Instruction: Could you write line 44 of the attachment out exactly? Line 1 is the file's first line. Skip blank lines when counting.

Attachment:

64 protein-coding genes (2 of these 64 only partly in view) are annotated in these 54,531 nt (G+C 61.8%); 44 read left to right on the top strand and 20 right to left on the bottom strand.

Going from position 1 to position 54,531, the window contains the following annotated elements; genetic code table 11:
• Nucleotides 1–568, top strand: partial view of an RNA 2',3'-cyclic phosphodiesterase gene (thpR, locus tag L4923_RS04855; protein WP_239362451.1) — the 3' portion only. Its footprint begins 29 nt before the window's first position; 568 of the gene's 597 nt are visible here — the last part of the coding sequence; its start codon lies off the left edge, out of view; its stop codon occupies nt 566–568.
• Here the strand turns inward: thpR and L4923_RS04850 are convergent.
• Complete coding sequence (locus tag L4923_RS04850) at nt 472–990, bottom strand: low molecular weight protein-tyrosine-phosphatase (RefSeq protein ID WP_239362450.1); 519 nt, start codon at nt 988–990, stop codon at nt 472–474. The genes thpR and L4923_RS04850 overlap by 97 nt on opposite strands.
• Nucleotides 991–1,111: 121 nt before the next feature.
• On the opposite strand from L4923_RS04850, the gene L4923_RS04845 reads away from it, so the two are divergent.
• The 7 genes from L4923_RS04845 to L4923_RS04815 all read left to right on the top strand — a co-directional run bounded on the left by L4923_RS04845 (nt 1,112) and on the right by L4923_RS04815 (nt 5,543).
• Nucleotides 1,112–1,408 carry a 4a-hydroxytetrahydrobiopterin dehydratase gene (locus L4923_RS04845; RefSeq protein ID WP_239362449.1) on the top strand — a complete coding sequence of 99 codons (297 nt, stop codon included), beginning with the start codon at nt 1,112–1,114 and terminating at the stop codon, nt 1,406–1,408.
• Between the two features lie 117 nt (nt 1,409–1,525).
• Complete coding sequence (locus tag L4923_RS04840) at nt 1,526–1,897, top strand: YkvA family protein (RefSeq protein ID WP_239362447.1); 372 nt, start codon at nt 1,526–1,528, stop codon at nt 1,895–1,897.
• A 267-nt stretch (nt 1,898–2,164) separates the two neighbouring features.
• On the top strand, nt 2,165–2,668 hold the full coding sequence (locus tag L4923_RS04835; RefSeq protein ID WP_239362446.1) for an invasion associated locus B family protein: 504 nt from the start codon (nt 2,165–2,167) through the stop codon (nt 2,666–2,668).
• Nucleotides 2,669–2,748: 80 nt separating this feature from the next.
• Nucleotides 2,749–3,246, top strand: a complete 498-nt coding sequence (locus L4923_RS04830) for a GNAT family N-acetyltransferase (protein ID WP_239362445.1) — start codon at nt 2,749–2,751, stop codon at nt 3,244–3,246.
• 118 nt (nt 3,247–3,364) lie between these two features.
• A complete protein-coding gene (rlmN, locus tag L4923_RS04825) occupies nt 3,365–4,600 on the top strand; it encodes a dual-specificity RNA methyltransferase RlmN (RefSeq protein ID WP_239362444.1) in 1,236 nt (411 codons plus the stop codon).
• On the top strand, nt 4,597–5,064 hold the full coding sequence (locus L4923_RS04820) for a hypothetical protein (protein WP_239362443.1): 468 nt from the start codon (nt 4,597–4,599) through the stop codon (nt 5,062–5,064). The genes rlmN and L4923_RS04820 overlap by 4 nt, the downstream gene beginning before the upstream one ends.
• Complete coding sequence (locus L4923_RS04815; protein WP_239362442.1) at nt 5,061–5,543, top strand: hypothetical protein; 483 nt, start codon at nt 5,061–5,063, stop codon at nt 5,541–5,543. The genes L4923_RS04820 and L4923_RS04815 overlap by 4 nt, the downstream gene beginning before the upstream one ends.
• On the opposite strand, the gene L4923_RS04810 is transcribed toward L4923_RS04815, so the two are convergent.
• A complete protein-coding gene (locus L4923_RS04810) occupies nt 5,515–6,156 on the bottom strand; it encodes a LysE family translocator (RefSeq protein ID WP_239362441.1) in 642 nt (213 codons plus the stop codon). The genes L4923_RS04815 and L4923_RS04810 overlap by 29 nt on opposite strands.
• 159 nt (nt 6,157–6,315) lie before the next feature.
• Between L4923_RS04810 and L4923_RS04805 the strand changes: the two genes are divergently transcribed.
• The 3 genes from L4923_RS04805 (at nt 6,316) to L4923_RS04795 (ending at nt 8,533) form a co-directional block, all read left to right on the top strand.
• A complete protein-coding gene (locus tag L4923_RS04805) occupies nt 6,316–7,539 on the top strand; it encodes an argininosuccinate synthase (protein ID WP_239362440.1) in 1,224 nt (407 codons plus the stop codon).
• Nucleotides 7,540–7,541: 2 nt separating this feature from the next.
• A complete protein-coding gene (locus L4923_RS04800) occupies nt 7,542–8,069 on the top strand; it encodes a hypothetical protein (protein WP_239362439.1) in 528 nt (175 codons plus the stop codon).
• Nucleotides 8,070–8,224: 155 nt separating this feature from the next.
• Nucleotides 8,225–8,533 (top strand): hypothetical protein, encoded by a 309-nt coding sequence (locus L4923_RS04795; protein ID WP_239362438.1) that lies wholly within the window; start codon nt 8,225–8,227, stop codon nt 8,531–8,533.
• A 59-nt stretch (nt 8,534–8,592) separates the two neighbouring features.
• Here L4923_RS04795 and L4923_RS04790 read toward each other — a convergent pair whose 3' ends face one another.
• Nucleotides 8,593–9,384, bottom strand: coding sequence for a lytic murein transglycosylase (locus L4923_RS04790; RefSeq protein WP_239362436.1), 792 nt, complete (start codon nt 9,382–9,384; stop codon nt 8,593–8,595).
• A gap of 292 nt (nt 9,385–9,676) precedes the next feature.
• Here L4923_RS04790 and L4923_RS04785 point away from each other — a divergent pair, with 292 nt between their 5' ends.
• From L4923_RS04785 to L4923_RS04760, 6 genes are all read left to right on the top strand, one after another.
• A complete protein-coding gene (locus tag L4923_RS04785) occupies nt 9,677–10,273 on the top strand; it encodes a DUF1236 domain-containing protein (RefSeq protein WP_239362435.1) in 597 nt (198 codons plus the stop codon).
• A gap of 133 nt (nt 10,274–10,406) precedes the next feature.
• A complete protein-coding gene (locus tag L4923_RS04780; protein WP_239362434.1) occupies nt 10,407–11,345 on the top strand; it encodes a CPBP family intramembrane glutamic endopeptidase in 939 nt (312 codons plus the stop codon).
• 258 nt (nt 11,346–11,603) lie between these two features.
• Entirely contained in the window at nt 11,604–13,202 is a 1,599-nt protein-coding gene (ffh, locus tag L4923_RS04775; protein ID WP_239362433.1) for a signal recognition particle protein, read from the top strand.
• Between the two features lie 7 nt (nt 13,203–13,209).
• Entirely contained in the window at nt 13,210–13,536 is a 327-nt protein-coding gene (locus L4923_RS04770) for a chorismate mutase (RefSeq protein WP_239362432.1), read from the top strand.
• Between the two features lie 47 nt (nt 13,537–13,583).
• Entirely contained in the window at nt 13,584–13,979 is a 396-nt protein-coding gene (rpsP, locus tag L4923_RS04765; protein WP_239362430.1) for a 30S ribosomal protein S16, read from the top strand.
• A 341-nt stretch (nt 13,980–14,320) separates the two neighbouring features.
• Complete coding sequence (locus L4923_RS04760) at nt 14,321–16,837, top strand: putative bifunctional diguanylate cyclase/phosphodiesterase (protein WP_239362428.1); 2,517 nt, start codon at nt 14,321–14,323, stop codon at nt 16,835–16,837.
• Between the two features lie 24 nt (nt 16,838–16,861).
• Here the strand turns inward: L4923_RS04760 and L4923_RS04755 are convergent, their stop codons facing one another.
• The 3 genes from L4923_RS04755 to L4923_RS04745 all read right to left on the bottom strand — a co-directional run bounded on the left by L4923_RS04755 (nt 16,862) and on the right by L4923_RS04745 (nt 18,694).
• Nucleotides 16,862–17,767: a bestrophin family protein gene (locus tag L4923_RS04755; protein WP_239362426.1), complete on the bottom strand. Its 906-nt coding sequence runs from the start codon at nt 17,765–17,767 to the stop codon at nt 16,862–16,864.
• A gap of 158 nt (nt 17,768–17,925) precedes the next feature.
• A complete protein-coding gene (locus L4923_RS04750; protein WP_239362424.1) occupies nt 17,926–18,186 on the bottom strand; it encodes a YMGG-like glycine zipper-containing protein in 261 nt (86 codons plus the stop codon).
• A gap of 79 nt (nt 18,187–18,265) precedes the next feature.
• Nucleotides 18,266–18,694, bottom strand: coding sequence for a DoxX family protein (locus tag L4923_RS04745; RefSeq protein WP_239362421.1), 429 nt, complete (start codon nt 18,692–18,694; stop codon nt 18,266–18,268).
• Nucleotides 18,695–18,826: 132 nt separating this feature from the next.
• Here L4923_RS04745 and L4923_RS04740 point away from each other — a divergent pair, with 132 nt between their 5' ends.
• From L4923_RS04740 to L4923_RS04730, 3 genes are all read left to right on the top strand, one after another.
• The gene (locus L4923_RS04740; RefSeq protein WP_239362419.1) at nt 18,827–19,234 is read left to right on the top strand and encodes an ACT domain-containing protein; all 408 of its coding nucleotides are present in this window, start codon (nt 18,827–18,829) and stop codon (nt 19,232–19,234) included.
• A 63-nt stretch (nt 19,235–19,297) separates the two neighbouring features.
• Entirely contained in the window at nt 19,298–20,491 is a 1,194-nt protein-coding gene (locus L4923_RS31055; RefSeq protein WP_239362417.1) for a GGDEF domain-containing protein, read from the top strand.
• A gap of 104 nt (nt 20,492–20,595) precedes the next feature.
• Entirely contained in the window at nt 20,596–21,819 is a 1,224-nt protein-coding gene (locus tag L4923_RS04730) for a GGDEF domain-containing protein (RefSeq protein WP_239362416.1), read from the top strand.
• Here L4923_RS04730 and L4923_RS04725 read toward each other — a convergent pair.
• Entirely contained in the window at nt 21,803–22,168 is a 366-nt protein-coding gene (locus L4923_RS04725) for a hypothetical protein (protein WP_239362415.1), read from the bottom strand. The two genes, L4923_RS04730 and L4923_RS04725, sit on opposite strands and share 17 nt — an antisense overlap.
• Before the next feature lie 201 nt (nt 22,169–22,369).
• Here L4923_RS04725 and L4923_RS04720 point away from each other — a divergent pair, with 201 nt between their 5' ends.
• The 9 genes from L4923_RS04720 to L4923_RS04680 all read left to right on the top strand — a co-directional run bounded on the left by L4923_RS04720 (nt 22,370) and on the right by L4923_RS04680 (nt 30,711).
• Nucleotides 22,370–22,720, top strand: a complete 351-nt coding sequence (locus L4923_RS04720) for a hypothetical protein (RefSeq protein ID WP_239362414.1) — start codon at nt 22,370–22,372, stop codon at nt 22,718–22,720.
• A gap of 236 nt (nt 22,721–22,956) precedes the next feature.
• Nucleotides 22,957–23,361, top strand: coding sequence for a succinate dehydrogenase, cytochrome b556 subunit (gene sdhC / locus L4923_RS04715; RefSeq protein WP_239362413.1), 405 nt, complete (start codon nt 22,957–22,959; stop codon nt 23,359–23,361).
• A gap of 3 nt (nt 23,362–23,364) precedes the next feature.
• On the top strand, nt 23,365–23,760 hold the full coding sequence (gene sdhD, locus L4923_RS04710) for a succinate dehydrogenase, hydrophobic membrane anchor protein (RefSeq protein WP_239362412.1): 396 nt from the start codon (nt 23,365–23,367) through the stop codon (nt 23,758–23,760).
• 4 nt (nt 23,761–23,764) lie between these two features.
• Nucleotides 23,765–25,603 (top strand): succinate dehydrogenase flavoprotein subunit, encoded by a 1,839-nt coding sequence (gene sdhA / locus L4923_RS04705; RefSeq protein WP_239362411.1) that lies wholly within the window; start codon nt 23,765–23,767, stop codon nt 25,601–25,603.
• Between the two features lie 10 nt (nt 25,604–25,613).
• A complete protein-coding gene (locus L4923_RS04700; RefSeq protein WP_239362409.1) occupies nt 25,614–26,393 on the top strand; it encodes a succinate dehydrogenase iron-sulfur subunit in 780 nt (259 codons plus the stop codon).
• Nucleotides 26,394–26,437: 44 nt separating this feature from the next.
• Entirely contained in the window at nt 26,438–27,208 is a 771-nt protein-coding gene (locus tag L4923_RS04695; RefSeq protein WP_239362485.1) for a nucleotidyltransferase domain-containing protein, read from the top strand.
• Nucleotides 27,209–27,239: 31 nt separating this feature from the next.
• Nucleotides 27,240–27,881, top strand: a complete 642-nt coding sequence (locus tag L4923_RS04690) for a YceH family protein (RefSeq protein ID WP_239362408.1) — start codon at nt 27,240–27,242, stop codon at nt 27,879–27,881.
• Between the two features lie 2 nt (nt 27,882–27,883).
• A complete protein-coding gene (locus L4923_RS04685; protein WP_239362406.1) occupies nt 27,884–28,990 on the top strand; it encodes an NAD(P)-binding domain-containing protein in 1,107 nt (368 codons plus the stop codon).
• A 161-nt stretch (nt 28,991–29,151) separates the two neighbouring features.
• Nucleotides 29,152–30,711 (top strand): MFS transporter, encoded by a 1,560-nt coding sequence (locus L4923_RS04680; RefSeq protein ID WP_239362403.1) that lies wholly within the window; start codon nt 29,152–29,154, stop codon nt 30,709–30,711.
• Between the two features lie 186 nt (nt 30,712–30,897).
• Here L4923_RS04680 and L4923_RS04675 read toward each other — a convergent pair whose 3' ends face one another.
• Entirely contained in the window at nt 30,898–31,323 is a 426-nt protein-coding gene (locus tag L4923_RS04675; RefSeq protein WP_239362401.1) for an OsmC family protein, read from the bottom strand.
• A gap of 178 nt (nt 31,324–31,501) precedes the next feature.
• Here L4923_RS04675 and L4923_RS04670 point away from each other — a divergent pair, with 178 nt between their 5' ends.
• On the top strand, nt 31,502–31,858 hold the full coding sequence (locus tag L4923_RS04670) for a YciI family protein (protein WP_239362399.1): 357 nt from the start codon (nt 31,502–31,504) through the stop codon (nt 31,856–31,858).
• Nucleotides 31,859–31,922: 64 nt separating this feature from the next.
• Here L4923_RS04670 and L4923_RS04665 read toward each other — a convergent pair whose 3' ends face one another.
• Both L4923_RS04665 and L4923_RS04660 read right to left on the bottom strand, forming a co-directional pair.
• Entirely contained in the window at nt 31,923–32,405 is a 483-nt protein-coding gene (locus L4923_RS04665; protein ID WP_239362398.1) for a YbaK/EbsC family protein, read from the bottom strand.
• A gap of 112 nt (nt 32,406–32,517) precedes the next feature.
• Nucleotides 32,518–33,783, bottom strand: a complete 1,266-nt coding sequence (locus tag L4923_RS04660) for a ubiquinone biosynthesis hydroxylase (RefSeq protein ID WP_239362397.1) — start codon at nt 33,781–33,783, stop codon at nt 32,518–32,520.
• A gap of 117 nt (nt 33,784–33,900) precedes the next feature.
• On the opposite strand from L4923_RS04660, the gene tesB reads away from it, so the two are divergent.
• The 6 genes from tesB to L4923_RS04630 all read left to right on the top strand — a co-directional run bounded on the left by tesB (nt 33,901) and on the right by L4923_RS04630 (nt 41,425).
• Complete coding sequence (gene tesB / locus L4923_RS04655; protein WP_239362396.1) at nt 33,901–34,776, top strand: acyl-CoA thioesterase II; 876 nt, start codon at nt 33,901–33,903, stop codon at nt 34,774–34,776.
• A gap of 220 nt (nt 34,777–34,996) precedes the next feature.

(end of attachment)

• Entirely contained in the window at nt 13,584–13,979 is a 396-nt protein-coding gene (rpsP, locus tag L4923_RS04765; protein WP_239362430.1) for a 30S ribosomal protein S16, read from the top strand.